Comet of the month – 19P/Borrelly

This comet has been around for a while but it has only recently moved north of the celestial equator. It is now well-placed for observation from the UK in the evening sky. It is currently 9th magnitude, moving through Aries and it will spend the spring being chased by the evening twilight as it moves through Perseus and Auriga. There is a finder chart here. Images from dark skies, such as the one from Peter Carson below, show a nice tail and our archive here has plenty of images. Since the comet is of short period the archive also contains images from the returns of 2001, 2008, and 2016 and you can see how the comet develops during each apparition.

The comet was discovered by Alphonse Borrelly  at the Marseille Observatory on 1904 December 28.86. I think the discovery instrument was his 18.2-cm Eichens comet seeker but I’d be happy to be corrected if anyone has more details. At the time the comet was 9th magnitude with a coma 1-2′ across. The first definitive orbit was calculated by Fayet in 1914. This showed that the comet had a period of 6.91 years. The current orbit has a perihelion distance of 1.35 au and a period of 6.83 years. 19P is one of the few comets that has been visited by a spacecraft.  It was imaged by Deep Space 1 on 2001 September 22 from a distance of 3,400 km and the picture shows a nucleus around 8km long shaped like a bowling pin.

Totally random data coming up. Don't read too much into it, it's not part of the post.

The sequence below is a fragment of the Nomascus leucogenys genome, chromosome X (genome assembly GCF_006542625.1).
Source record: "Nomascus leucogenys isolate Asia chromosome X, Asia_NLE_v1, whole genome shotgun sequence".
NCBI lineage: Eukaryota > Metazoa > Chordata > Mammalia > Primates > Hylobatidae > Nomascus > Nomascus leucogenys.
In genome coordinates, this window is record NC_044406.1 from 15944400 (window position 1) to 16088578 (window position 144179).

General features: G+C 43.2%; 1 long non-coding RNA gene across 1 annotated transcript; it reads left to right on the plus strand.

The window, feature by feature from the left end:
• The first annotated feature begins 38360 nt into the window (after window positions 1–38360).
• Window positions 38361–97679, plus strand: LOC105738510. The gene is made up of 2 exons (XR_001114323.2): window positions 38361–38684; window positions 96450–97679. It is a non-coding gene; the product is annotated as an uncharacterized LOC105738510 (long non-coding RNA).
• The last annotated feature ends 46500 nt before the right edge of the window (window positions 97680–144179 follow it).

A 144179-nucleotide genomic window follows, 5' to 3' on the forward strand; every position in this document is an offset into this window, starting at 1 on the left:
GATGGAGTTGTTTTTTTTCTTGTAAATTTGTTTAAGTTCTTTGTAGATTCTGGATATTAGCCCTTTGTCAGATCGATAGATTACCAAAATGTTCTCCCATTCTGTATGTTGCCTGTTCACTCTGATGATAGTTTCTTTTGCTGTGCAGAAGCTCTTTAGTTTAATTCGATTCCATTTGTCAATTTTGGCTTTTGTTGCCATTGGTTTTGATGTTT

The comet was it its closest to the Earth on 2021 December 7 when it was 1.18 au away. It came to perihelion on 2022 February 1 when it was 1.27 au from the Earth and it is now moving away from both the Earth the Sun but fading relatively slowly. It should be brighter than 10th magnitude until mid-March and should be an interesting object to keep under observation until it disappears into the evening twilight in the late spring. You can find the latest lightcurve on COBS here.

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